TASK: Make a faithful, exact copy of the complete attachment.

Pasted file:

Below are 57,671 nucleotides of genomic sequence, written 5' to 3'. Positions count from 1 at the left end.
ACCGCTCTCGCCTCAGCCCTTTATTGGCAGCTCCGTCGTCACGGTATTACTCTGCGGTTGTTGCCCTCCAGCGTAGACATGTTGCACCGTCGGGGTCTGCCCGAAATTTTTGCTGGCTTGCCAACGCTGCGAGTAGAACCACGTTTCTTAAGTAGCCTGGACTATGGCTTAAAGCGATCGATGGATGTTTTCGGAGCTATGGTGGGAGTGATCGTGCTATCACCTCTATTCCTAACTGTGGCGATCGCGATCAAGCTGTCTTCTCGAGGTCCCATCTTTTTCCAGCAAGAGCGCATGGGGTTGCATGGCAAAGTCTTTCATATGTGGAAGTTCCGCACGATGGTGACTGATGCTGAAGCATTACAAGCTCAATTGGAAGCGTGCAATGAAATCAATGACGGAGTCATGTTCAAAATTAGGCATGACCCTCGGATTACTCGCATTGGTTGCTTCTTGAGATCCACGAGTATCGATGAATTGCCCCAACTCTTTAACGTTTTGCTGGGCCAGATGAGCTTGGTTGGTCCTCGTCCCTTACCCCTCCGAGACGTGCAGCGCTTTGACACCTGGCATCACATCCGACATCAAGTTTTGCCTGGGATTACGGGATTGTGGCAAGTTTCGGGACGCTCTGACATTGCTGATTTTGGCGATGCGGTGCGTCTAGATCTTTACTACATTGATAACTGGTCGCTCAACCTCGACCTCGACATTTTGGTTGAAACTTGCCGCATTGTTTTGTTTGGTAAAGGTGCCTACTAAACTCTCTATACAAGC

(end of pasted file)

Below are 57,671 nucleotides of genomic sequence, written 5' to 3'. Positions count from 1 at the left end.
ACCGCTCTCGCCTCAGCCCTTTATTGGCAGCTCCGTCGTCACGGTATTACTCTGCGGTTGTTGCCCTCCAGCGTAGACATGTTGCACCGTCGGGGTCTGCCCGAAATTTTTGCTGGCTTGCCAACGCTGCGAGTAGAACCACGTTTCTTAAGTAGCCTGGACTATGGCTTAAAGCGATCGATGGATGTTTTCGGAGCTATGGTGGGAGTGATCGTGCTATCACCTCTATTCCTAACTGTGGCGATCGCGATCAAGCTGTCTTCTCGAGGTCCCATCTTTTTCCAGCAAGAGCGCATGGGGTTGCATGGCAAAGTCTTTCATATGTGGAAGTTCCGCACGATGGTGACTGATGCTGAAGCATTACAAGCTCAATTGGAAGCGTGCAATGAAATCAATGACGGAGTCATGTTCAAAATTAGGCATGACCCTCGGATTACTCGCATTGGTTGCTTCTTGAGATCCACGAGTATCGATGAATTGCCCCAACTCTTTAACGTTTTGCTGGGCCAGATGAGCTTGGTTGGTCCTCGTCCCTTACCCCTCCGAGACGTGCAGCGCTTTGACACCTGGCATCACATCCGACATCAAGTTTTGCCTGGGATTACGGGATTGTGGCAAGTTTCGGGACGCTCTGACATTGCTGATTTTGGCGATGCGGTGCGTCTAGATCTTTACTACATTGATAACTGGTCGCTCAACCTCGACCTCGACATTTTGGTTGAAACTTGCCGCATTGTTTTGTTTGGTAAAGGTGCCTACTAAACTCTCTATACAAGC